For instance, if all thirteen loci match, “the chance of a random match between two unrelated white people in the United States is one in 575 trillion people” (Marzilli 21). It can be inferred from a match like this that the strand of DNA matches that of the subject. This allows investigators to find out who was at the scene of a crime. As David Fisher once said, “once again the blood has told the story." The use of DNA allows investigators do their job that much faster.

Forensic DNA Use

All this formation helps identify the suspect and makes the Criminal Justice System work that much more. The DNA in our body makes us unique “the same stuff that makes [people’s] eyes green or [their] hair curly can pinpoint [them] as the perpetrator of a crime” (Lyle 227). Forensic DNA Analysis is an important part of the Criminal Justice System, and DNA analysis should be broadened through more extensive use in court, databanks, and everyday applications.

DNA as Evidence

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Evidence

is and includes everything that is used to reveal and determine the truth, and therefore is presumed to be true and related to a case. Giving or procuring evidence is the process of using those things that are either (a) presumed to be true, or (b) were in fact proven to be true by earlier evidence (truths) and demonstrates the broadening of the truth of a case.


DNA serves as great evidence in court. The DNA that is presented at court can place or remove suspects from a scene. DNA evidence is introduced at court to help support a theory that is being offered to explain the events leading up to or during a crime." The results from DNA profiles can help investigators determine who was at the scene of the crime. Where DNA has helped convict many criminals, DNA has also provided defense attorneys with proof of their client’s innocence."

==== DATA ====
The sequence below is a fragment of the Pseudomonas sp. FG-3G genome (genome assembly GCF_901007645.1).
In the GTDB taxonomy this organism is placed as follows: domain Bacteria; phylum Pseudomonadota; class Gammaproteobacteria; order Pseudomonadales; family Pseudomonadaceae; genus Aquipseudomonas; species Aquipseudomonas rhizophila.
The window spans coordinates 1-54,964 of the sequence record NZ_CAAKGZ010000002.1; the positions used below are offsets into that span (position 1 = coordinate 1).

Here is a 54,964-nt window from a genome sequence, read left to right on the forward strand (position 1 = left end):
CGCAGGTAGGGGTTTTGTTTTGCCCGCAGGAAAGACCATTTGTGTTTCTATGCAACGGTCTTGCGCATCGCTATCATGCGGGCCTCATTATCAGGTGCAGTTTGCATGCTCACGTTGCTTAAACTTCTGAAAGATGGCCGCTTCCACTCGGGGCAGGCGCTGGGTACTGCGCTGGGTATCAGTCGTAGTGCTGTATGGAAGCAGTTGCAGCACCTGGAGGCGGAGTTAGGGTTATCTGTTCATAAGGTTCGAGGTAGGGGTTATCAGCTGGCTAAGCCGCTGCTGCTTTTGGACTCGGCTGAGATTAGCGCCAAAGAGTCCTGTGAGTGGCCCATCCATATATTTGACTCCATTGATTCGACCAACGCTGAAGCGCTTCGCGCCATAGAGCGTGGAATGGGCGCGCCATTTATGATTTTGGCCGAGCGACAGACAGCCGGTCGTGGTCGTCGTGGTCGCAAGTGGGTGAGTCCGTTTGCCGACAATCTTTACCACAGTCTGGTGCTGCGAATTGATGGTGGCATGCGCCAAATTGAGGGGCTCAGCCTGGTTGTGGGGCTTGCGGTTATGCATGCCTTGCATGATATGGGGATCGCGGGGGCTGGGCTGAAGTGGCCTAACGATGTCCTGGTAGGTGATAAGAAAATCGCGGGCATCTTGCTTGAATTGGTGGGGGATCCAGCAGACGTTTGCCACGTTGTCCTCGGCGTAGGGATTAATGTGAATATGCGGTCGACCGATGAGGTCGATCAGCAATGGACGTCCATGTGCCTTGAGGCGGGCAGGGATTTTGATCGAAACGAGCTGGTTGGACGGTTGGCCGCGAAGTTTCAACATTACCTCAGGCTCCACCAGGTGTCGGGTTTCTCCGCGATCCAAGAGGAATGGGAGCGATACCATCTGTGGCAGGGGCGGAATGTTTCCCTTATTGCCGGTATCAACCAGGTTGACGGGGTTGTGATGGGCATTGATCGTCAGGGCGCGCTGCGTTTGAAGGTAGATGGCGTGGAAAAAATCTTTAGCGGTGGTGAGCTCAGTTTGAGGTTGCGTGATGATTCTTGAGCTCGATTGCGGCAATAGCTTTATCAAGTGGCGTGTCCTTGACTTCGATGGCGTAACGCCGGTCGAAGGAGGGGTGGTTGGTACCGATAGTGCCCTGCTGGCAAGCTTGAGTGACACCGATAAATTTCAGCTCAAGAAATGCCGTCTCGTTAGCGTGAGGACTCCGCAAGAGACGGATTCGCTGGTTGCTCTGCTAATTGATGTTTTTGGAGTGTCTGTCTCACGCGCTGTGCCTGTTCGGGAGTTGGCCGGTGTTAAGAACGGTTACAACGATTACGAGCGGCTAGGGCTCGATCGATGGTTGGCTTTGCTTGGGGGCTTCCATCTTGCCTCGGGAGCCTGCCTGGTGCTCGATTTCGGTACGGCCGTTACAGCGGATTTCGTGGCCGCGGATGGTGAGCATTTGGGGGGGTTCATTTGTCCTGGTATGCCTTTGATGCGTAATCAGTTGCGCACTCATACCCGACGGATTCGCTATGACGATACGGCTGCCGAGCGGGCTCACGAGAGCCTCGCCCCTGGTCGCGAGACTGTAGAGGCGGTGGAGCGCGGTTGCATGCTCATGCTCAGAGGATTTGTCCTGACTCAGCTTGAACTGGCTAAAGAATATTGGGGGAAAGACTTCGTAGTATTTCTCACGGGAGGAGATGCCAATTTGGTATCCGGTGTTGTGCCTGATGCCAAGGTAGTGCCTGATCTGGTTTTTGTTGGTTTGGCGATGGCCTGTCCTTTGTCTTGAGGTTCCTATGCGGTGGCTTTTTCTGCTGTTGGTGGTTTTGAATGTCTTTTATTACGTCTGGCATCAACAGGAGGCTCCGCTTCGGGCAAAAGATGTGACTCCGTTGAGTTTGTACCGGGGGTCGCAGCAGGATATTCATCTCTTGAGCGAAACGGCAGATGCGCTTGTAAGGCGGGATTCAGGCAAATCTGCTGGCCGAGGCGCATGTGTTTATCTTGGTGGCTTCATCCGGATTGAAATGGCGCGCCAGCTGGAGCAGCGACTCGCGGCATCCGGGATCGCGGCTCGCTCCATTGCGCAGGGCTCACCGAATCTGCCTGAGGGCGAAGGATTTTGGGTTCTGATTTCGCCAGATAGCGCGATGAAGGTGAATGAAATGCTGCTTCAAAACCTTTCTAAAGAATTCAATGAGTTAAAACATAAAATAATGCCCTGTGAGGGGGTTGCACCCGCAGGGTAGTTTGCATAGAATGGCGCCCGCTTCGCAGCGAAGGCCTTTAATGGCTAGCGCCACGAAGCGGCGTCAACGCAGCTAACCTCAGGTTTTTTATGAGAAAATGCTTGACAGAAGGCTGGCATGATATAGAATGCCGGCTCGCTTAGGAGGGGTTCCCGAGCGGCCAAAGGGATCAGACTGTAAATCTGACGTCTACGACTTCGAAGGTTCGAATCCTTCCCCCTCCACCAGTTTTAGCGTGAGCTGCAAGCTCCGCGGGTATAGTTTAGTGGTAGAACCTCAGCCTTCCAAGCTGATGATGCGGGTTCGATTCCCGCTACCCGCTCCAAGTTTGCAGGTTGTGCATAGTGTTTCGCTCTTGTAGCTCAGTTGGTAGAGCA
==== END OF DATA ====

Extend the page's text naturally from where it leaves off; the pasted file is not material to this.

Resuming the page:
One thing that has to be remembered is that science in court does not establish guilt or innocence rather, forensic science contributes information about what may have happened and who may have been involved. The science does not assert whether the action was legal or illegal. If the DNA with a high match statistic of a suspected man is found at a crime scene it can be relatively inferred that he was there, whether he committed the crime or not is up to the judge and jurors to decide.

The main way that forensics’ present their data is through associations that can be reconstructed, and “the primary way in which association occurs is by establishing reconstruction; a bullet is associated with a weapon, a fingerprint associated with a person, [and] a shoeprint associated with a shoe” (Inman 3). It’s the job of forensic scientists and ultimately the court to make use of inference and deduction to interpret the physical facts that point to the criminal . It’s through this system that the court can tie a suspect to a crime using unbreakable evidence.

DNA used in Court

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DNA plays a major part in court. DNA is used to convict suspects and to prove the innocence of those wrongly convicted. But before any of this can be done, the admissibility of the DNA evidence must be evaluated. In order for DNA evidence to be admissible in court, it must be relevant to the case that the DNA is being used in.